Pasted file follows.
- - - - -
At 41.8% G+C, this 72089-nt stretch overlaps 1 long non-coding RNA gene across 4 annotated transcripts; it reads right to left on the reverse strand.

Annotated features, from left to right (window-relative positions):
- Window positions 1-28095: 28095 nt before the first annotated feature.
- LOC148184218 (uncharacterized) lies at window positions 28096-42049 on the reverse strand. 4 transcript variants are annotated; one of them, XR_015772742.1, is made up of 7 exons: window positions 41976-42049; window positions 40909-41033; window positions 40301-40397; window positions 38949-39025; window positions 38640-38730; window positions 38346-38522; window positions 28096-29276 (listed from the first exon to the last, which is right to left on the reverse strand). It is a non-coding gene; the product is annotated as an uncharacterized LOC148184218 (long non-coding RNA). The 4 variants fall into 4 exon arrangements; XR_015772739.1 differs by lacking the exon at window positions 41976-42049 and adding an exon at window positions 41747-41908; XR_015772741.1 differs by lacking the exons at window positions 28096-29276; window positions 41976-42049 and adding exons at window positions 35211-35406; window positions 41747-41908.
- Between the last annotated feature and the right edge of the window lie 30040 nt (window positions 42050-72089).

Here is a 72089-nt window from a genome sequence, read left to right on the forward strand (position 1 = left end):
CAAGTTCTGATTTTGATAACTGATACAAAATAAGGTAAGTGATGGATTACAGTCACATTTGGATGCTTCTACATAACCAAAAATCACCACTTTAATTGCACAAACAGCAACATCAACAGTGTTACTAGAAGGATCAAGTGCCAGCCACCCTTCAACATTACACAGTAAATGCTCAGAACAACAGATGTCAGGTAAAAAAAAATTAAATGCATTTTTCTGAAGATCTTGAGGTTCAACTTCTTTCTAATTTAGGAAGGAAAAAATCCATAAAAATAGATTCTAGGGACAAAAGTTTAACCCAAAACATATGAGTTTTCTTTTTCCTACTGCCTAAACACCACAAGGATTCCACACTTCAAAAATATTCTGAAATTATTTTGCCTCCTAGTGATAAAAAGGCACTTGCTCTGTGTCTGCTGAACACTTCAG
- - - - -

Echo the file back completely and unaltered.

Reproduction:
At 41.8% G+C, this 72089-nt stretch overlaps 1 long non-coding RNA gene across 4 annotated transcripts; it reads right to left on the reverse strand.

Annotated features, from left to right (window-relative positions):
- Window positions 1-28095: 28095 nt before the first annotated feature.
- LOC148184218 (uncharacterized) lies at window positions 28096-42049 on the reverse strand. 4 transcript variants are annotated; one of them, XR_015772742.1, is made up of 7 exons: window positions 41976-42049; window positions 40909-41033; window positions 40301-40397; window positions 38949-39025; window positions 38640-38730; window positions 38346-38522; window positions 28096-29276 (listed from the first exon to the last, which is right to left on the reverse strand). It is a non-coding gene; the product is annotated as an uncharacterized LOC148184218 (long non-coding RNA). The 4 variants fall into 4 exon arrangements; XR_015772739.1 differs by lacking the exon at window positions 41976-42049 and adding an exon at window positions 41747-41908; XR_015772741.1 differs by lacking the exons at window positions 28096-29276; window positions 41976-42049 and adding exons at window positions 35211-35406; window positions 41747-41908.
- Between the last annotated feature and the right edge of the window lie 30040 nt (window positions 42050-72089).

Here is a 72089-nt window from a genome sequence, read left to right on the forward strand (position 1 = left end):
CAAGTTCTGATTTTGATAACTGATACAAAATAAGGTAAGTGATGGATTACAGTCACATTTGGATGCTTCTACATAACCAAAAATCACCACTTTAATTGCACAAACAGCAACATCAACAGTGTTACTAGAAGGATCAAGTGCCAGCCACCCTTCAACATTACACAGTAAATGCTCAGAACAACAGATGTCAGGTAAAAAAAAATTAAATGCATTTTTCTGAAGATCTTGAGGTTCAACTTCTTTCTAATTTAGGAAGGAAAAAATCCATAAAAATAGATTCTAGGGACAAAAGTTTAACCCAAAACATATGAGTTTTCTTTTTCCTACTGCCTAAACACCACAAGGATTCCACACTTCAAAAATATTCTGAAATTATTTTGCCTCCTAGTGATAAAAAGGCACTTGCTCTGTGTCTGCTGAACACTTCAG